NGC Tapped by NASA to Develop Solar Electric Propulsion Flight Concepts for Future Space Missions
Northrop Grumman Corporation (NYSE:NOC) was recently awarded a contract to study high-power solar electric propulsion flight system technology for NASA deep space and human exploration missions.
"In collaboration with our partners, we are working on alternatives to the typical solar array approach," said Jim Munger, solar electric propulsion program manager, Northrop Grumman Aerospace Systems. "Our concept will be scalable to 300 kilowatts and beyond and have the potential for reducing the cost and complexity of high-power requirements."
Nanosatellite and Microsatellite Market - Worldwide Market Forecast (2014 - 2019)
The company is partnered with Sandia National Laboratories and the University of Michigan's Department of Aerospace Engineering to create a technology road map for near-term NASA space missions.
NASA's goal is to develop a high-power solar electric propulsion system for a "space tugboat" that can ferry satellites from Low Earth Orbit (LEO) to Geosynchronous Earth Orbit (GEO), saving fuel and secondary booster costs. The availability of a solar-powered vehicle would make it possible to launch spacecraft to LEO, then ferry them to GEO, allowing much heavier payloads to reach GEO while still using existing launch vehicles.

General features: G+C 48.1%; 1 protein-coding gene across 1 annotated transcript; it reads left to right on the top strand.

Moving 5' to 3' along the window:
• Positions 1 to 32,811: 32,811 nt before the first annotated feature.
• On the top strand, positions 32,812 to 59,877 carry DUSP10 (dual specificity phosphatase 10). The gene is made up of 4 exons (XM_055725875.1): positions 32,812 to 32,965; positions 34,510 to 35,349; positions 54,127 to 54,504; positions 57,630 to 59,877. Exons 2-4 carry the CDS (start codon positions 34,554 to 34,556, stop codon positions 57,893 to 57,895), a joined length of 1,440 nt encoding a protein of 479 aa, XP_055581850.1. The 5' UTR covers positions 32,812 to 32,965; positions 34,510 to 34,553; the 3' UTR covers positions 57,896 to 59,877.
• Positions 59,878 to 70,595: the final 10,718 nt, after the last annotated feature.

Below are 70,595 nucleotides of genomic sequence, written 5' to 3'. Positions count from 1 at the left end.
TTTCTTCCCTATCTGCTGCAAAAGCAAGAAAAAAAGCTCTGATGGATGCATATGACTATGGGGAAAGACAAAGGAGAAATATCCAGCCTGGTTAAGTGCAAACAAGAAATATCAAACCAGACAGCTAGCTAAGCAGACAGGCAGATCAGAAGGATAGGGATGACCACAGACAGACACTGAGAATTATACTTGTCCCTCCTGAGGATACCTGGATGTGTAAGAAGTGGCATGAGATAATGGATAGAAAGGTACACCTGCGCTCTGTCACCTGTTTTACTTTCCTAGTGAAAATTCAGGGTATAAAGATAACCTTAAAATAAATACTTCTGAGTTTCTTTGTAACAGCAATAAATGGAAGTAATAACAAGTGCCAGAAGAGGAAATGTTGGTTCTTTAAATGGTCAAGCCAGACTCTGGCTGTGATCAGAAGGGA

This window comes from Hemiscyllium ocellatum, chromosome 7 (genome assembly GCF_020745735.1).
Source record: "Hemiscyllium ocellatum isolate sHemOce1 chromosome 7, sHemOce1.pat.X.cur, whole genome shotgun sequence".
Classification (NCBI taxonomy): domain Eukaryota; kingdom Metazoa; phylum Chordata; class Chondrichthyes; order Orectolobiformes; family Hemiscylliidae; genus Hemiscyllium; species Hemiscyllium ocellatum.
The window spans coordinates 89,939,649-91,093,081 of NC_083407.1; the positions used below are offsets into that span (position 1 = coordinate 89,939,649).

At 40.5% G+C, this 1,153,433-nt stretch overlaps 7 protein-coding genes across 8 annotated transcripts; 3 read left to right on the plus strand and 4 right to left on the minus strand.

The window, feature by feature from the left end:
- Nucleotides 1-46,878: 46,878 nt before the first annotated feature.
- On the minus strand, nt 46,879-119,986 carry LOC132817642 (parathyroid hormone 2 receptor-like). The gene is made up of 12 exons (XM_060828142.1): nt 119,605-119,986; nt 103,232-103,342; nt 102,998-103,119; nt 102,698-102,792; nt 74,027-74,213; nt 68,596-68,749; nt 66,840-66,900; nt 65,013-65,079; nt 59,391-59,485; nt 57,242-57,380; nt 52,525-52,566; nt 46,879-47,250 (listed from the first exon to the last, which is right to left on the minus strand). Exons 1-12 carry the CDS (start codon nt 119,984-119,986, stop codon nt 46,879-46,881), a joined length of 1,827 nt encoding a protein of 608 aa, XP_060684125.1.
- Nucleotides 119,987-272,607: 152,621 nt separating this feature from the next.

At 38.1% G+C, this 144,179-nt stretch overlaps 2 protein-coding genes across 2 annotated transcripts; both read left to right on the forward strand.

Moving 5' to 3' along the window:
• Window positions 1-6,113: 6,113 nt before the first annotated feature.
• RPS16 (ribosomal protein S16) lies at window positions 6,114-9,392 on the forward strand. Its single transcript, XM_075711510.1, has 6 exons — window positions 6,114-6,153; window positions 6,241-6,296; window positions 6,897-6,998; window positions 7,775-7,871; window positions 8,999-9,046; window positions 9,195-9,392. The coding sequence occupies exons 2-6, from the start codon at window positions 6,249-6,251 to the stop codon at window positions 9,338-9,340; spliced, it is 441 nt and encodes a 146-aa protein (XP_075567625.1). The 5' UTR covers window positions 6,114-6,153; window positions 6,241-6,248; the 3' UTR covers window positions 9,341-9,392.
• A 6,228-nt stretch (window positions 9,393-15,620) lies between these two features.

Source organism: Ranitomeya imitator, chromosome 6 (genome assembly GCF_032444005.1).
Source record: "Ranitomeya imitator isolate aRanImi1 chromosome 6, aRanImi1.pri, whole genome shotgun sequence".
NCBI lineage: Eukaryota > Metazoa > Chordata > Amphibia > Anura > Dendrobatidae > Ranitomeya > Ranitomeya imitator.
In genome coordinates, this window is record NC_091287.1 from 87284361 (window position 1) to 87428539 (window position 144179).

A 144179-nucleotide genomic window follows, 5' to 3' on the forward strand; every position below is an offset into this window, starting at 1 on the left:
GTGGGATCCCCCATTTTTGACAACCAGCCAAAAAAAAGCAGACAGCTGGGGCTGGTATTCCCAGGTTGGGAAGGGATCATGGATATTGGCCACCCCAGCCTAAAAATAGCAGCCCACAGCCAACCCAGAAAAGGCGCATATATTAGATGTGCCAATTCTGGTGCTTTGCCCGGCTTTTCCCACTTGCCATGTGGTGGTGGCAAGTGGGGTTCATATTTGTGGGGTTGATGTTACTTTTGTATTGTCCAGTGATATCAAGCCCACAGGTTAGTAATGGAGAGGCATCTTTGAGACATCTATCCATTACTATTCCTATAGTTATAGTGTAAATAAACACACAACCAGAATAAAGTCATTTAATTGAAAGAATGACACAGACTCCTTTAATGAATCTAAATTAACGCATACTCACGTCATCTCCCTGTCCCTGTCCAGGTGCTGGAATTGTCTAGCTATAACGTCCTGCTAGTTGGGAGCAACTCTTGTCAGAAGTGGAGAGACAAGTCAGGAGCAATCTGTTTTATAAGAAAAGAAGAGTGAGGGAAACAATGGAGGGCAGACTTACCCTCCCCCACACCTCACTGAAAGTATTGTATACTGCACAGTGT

The study is designed to develop mission concepts that will be using technology at NASA Technology Readiness Level (TRL) 5 or greater, which means that a basic prototype has been validated in a relevant environment (simulating space) and includes initial integration at some level with other operational systems.
Sandia National Laboratories is a multiprogram laboratory operated by Sandia Corporation for the U.S. Department of Energy's National Nuclear Security Administration. With facilities in Albuquerque, N.M., and Livermore, Calif., Sandia has major research and development responsibilities in national security, energy and environmental technologies, and economic competitiveness.
The Department of Aerospace Engineering at the University of Michigan, Ann Arbor, Mich., has been recognized as one of the leading departments of its kind in the country. Professor Alec D. Gallimore will lead the department's effort for Northrop Grumman.
NASA Glenn Research Center, Cleveland, Ohio, will manage the project. In addition to other numerous technology development activities, the Center designs game-changing technology for spaceflight that enables further exploration of the universe.
Source : Northrop Grumman Corporation (NYSE:NOC)
Sep 8 - 11, 2014 - Huntsville, United States